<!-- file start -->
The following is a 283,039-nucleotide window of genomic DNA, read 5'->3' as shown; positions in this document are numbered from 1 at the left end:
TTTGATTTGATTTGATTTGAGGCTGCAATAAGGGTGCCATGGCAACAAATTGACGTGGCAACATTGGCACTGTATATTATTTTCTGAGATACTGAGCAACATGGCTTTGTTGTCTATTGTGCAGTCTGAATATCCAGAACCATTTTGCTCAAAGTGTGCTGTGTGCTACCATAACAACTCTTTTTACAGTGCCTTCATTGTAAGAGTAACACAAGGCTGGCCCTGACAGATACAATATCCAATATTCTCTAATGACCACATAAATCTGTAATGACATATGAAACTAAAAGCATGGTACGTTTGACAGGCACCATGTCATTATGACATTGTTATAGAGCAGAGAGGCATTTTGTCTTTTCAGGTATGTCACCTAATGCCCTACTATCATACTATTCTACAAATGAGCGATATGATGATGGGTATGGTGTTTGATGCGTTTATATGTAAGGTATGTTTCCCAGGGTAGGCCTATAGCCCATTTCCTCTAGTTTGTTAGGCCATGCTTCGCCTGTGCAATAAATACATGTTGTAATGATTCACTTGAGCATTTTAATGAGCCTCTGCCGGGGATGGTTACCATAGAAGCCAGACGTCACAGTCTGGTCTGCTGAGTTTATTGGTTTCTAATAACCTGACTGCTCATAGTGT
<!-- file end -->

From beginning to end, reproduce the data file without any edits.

The following is a 283,039-nucleotide window of genomic DNA, read 5'->3' as shown; positions in this document are numbered from 1 at the left end:
TTTGATTTGATTTGATTTGAGGCTGCAATAAGGGTGCCATGGCAACAAATTGACGTGGCAACATTGGCACTGTATATTATTTTCTGAGATACTGAGCAACATGGCTTTGTTGTCTATTGTGCAGTCTGAATATCCAGAACCATTTTGCTCAAAGTGTGCTGTGTGCTACCATAACAACTCTTTTTACAGTGCCTTCATTGTAAGAGTAACACAAGGCTGGCCCTGACAGATACAATATCCAATATTCTCTAATGACCACATAAATCTGTAATGACATATGAAACTAAAAGCATGGTACGTTTGACAGGCACCATGTCATTATGACATTGTTATAGAGCAGAGAGGCATTTTGTCTTTTCAGGTATGTCACCTAATGCCCTACTATCATACTATTCTACAAATGAGCGATATGATGATGGGTATGGTGTTTGATGCGTTTATATGTAAGGTATGTTTCCCAGGGTAGGCCTATAGCCCATTTCCTCTAGTTTGTTAGGCCATGCTTCGCCTGTGCAATAAATACATGTTGTAATGATTCACTTGAGCATTTTAATGAGCCTCTGCCGGGGATGGTTACCATAGAAGCCAGACGTCACAGTCTGGTCTGCTGAGTTTATTGGTTTCTAATAACCTGACTGCTCATAGTGT